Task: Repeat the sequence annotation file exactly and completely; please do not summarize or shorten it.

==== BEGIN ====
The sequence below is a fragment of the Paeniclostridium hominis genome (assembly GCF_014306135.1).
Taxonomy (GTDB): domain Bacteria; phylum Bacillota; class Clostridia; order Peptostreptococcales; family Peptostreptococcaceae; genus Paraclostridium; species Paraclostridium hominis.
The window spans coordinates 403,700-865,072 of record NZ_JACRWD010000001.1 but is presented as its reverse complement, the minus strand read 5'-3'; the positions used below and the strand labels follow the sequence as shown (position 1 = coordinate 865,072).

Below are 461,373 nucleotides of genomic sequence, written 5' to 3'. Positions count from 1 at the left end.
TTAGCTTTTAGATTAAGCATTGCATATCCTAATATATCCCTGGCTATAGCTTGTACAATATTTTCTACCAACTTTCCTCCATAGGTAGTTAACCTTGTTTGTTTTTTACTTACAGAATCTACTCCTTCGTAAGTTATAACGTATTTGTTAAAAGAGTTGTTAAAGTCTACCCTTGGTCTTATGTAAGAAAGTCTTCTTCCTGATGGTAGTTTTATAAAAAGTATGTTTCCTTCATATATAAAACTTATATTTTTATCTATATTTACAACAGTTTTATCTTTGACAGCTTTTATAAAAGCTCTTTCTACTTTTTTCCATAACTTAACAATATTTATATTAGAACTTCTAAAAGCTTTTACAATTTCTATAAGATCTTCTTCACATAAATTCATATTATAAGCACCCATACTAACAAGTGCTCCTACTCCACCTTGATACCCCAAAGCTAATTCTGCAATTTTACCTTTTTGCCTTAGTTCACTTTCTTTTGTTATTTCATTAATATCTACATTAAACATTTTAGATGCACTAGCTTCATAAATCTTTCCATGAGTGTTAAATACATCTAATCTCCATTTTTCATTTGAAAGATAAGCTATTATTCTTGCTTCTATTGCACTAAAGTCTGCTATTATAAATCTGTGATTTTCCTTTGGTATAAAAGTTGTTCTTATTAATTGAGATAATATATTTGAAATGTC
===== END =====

The sequence below is a fragment of the Paeniclostridium hominis genome (assembly GCF_014306135.1).
Taxonomy (GTDB): domain Bacteria; phylum Bacillota; class Clostridia; order Peptostreptococcales; family Peptostreptococcaceae; genus Paraclostridium; species Paraclostridium hominis.
The window spans coordinates 403,700-865,072 of record NZ_JACRWD010000001.1 but is presented as its reverse complement, the minus strand read 5'-3'; the positions used below and the strand labels follow the sequence as shown (position 1 = coordinate 865,072).

Below are 461,373 nucleotides of genomic sequence, written 5' to 3'. Positions count from 1 at the left end.
TTAGCTTTTAGATTAAGCATTGCATATCCTAATATATCCCTGGCTATAGCTTGTACAATATTTTCTACCAACTTTCCTCCATAGGTAGTTAACCTTGTTTGTTTTTTACTTACAGAATCTACTCCTTCGTAAGTTATAACGTATTTGTTAAAAGAGTTGTTAAAGTCTACCCTTGGTCTTATGTAAGAAAGTCTTCTTCCTGATGGTAGTTTTATAAAAAGTATGTTTCCTTCATATATAAAACTTATATTTTTATCTATATTTACAACAGTTTTATCTTTGACAGCTTTTATAAAAGCTCTTTCTACTTTTTTCCATAACTTAACAATATTTATATTAGAACTTCTAAAAGCTTTTACAATTTCTATAAGATCTTCTTCACATAAATTCATATTATAAGCACCCATACTAACAAGTGCTCCTACTCCACCTTGATACCCCAAAGCTAATTCTGCAATTTTACCTTTTTGCCTTAGTTCACTTTCTTTTGTTATTTCATTAATATCTACATTAAACATTTTAGATGCACTAGCTTCATAAATCTTTCCATGAGTGTTAAATACATCTAATCTCCATTTTTCATTTGAAAGATAAGCTATTATTCTTGCTTCTATTGCACTAAAGTCTGCTATTATAAATCTGTGATTTTCCTTTGGTATAAAAGTTGTTCTTATTAATTGAGATAATATATTTGAAATGTC